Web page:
At the hotel where the San Miguel Writers Conference took place in February of 2017, I sat by the pool, and enjoyed talking to a friendly older woman who, I soon found out, was Naomi Klein’s Mom.
It was a cool moment.
Ever since the election of Donald Trump, I’ve paid more attention to Naomi Klein — not only because of her writing on climate change (she’s the author of “This Changes Everything: Capitalism vs. the Climate”), but because every time I heard her talk, I went away with a reason to hope.
I think she talked many of us back from the edge of despair during those difficult, post-election weeks.
I told her Mom, Bonnie Klein, that every time I listened to her daughter, I went away feeling better.
As we watched her four-year-old grandson playing in the water with his grandfather, I asked her about Naomi’s spiritual background, and enjoyed our dialogue about the left-leaning Judaism that influenced her.
When her grandson came out of the pool, cranky, and needing a nap, we laughed about the joys of these golden years, which include sending kids back to the care of their nannies or parents when they get cranky.
I was happy that week, talking with the local people who were glad to help with the Spanish, dining with my friend who came with me to the conference, taking workshops, writing and sharing poetry, and listening to the addresses of the various writers (among them Mary Karr, Judy Collins, and the poet, Billy Collins) who encouraged us to put our stories into the world.
“There is a place in movements for people who know how to tell stories,” Naomi said.
“Your voice wants to make a sound in the world,” the poet, Judyth Hill, told us, “but remember to write about what you’re for, not only about what you’re against.”
Naomi agreed: “Make space for what you want, not only for what you’re resisting,” she said.
In the evenings, we listened to the music in the hotel lobby. There was a good piano player who played the Great American Songbook (Gershwin, and Cole Porter), and a guitar player who played and sang my favourite Mexican song, “Cucurrucucu Paloma.”
Music and art are well integrated into the culture of San Miguel de Allende, and this is part of what drew me to this beautiful, multi-cultural city.
One day my friend and I were shopping at a local organic market, and we were startled to see four men carrying a casket down the street, followed by several guitar and violin players, and about a hundred people.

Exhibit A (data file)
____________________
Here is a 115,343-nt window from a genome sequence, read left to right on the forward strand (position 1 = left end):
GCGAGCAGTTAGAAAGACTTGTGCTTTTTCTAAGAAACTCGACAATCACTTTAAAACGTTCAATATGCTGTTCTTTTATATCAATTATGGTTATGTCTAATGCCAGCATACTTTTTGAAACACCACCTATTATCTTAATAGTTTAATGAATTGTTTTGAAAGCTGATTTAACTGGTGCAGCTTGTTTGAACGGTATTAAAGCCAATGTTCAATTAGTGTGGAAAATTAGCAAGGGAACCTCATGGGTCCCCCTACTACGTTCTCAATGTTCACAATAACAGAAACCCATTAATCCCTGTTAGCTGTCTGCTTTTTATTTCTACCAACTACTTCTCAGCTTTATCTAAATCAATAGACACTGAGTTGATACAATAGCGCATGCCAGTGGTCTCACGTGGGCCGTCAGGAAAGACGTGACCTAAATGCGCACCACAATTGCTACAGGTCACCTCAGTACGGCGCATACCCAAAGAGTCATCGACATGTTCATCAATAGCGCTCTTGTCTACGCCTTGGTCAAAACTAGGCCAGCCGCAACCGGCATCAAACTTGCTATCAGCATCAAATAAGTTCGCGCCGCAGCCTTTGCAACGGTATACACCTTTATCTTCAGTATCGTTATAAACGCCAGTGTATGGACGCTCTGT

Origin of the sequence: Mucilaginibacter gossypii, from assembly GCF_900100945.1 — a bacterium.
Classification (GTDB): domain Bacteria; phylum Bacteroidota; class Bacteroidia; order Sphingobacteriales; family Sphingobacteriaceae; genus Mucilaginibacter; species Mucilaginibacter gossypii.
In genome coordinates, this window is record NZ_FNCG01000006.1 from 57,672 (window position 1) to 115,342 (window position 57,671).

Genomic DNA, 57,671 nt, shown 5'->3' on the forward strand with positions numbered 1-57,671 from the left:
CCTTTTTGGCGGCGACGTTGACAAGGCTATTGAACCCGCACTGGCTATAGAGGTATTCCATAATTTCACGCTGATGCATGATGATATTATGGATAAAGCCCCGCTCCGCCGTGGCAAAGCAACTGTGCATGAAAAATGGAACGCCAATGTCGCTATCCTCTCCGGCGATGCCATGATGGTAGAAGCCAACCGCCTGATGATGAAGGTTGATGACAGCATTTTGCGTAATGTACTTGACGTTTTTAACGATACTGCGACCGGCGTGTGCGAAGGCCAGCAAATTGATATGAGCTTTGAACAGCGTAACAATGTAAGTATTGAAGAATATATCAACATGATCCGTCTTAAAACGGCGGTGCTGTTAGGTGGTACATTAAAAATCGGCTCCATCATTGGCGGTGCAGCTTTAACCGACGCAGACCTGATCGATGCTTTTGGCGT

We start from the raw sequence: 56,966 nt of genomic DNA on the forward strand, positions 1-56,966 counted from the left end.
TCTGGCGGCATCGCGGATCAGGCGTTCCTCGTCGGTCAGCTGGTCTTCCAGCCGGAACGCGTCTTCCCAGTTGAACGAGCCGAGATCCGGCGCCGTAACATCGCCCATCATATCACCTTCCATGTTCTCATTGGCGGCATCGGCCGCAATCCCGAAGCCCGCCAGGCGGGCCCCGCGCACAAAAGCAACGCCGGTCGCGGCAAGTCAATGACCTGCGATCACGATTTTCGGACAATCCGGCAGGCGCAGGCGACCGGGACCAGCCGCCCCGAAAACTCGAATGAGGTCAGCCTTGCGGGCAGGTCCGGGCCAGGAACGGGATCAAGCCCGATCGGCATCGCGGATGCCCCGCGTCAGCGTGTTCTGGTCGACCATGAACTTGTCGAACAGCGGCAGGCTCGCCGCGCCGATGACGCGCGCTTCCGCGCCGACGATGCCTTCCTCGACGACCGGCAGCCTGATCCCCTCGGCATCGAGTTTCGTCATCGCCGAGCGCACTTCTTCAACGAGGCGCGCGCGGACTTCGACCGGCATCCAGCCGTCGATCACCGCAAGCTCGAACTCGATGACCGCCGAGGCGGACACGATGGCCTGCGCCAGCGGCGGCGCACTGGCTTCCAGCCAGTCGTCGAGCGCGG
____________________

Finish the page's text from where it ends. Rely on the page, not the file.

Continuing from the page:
It was a somber moment, and yet we could feel the sustaining power of the music that is so much a part of the culture, and the life of the Mexican people.
The colours are amazing, too: the green walls with white accents; the oranges and reds of the old buildings that line the narrow cobblestone streets; the roof top gardens where bright pink bougainvilleas topple down over the orange brick walls; and the indoor courtyards with white lilies and red hibiscus that surprise you inside of rustic doors.
It was for the music and the art that I decided to move to San Miguel — but also for the economics: I learned I could live there cheaply, without a car, and the horrendous traffic of L.A..
It was bittersweet saying goodbye to the music students I had for so many years; still, something else called to me.
It was hard to explain.
“What? Why Mexico?” so many people asked me.
(Subtext: “Is she crazy?”)
During the weeks before I moved to Guadalupe, the neighbourhood where I live now, as I sold or gave away most of what I had, a line from a Jack Gilbert poem, “Tear it Down,” kept coming to mind. He wrote:
“…Love is not enough.
We die and are put into the earth forever.
We should insist while there is still time.”
We only have so many years on this earth. Will we spend them merely surviving, or will we take the risk, and answer the call to flourish? Will we live for security, or adventure? Will we follow the guidance of the indwelling spirit within us, that sense of inner knowing, or will we get caught up in what other people think we should do or say? Will we accept the status quo, or will we be like Naomi Klein and Judyth Hill, writers who call humanity to a different way of living?
However, as I sit this morning at my favourite new hang, looking out the window at the colourful mural across the cobblestone street, and listening to the sweet melodies of a spanish guitar, I’m glad that I didn’t listen to the naysayers (including the naysayers within myself).
I am grateful for the poet who told me I should insist — but, shouldn’t we all insist? — while there is still time.